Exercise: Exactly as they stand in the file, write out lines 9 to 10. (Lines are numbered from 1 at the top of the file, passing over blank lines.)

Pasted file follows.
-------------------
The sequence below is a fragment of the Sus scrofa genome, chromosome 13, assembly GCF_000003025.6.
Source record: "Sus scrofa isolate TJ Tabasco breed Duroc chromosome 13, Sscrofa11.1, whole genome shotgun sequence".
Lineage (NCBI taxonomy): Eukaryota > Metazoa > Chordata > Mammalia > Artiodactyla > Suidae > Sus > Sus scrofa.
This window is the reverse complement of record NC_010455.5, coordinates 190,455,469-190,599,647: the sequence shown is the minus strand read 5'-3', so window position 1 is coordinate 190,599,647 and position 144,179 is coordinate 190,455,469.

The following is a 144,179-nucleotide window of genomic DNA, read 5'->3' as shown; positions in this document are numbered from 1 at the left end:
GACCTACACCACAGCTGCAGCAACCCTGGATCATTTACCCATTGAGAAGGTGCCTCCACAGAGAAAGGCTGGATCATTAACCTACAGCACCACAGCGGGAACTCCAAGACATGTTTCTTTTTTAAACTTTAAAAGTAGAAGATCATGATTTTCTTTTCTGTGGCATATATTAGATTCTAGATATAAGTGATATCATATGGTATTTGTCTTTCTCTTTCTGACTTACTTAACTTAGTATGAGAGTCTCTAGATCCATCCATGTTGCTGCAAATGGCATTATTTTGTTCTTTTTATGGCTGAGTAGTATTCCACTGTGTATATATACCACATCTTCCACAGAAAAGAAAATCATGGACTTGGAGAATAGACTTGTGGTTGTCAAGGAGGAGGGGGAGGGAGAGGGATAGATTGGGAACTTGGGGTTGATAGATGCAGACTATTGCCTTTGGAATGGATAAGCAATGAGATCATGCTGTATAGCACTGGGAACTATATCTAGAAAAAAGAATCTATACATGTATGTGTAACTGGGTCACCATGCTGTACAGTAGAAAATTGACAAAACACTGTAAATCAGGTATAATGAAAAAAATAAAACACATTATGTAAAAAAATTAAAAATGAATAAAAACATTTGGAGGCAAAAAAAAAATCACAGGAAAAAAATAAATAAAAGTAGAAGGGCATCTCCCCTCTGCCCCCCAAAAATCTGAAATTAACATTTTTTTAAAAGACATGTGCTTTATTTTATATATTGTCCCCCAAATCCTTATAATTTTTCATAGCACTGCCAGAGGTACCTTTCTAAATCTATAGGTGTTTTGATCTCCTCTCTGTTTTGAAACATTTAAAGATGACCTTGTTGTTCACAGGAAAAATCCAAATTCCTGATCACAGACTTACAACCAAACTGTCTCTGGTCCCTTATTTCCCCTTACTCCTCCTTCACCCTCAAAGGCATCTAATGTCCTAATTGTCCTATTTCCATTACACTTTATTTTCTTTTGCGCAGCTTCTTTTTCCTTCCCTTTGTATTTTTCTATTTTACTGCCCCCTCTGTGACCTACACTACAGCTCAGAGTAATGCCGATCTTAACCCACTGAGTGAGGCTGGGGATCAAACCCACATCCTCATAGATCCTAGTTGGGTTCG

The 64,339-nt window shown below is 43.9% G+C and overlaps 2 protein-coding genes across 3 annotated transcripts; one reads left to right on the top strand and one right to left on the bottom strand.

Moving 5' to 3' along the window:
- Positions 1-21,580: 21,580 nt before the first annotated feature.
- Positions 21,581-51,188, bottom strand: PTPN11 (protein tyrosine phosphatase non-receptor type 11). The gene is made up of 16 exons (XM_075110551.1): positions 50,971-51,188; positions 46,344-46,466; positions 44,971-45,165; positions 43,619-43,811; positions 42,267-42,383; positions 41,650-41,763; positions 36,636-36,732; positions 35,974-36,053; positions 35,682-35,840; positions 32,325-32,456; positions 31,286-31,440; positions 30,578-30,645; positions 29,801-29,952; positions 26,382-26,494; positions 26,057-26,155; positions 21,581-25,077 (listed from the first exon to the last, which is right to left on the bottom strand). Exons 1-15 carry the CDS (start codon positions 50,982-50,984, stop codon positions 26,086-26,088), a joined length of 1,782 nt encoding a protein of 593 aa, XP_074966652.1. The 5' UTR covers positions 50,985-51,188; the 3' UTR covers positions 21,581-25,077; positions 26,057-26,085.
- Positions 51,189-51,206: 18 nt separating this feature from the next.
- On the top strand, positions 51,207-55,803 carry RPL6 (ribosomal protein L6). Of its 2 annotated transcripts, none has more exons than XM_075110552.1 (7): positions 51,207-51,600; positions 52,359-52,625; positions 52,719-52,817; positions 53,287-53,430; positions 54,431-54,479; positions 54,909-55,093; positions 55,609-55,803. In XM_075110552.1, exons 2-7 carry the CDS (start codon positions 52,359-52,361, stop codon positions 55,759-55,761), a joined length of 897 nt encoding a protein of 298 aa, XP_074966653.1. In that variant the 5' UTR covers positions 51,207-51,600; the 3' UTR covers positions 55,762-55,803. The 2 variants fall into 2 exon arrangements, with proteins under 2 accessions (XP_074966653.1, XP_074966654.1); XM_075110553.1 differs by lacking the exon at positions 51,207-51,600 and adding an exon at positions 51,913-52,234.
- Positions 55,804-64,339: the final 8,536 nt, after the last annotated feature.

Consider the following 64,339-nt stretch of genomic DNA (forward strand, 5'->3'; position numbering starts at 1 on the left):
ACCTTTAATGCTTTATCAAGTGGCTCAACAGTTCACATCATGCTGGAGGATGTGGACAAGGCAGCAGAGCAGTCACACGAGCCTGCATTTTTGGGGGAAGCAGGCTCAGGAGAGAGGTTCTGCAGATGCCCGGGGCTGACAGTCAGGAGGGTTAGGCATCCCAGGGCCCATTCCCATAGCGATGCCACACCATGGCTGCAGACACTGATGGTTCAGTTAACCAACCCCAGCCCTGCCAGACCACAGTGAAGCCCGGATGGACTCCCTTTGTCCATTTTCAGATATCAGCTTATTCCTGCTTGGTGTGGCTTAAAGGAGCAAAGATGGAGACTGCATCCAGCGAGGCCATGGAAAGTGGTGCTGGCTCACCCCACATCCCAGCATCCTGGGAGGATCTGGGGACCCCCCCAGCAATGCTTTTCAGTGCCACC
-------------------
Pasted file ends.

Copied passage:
- Positions 1-21,580: 21,580 nt before the first annotated feature.
- Positions 21,581-51,188, bottom strand: PTPN11 (protein tyrosine phosphatase non-receptor type 11). The gene is made up of 16 exons (XM_075110551.1): positions 50,971-51,188; positions 46,344-46,466; positions 44,971-45,165; positions 43,619-43,811; positions 42,267-42,383; positions 41,650-41,763; positions 36,636-36,732; positions 35,974-36,053; positions 35,682-35,840; positions 32,325-32,456; positions 31,286-31,440; positions 30,578-30,645; positions 29,801-29,952; positions 26,382-26,494; positions 26,057-26,155; positions 21,581-25,077 (listed from the first exon to the last, which is right to left on the bottom strand). Exons 1-15 carry the CDS (start codon positions 50,982-50,984, stop codon positions 26,086-26,088), a joined length of 1,782 nt encoding a protein of 593 aa, XP_074966652.1. The 5' UTR covers positions 50,985-51,188; the 3' UTR covers positions 21,581-25,077; positions 26,057-26,085.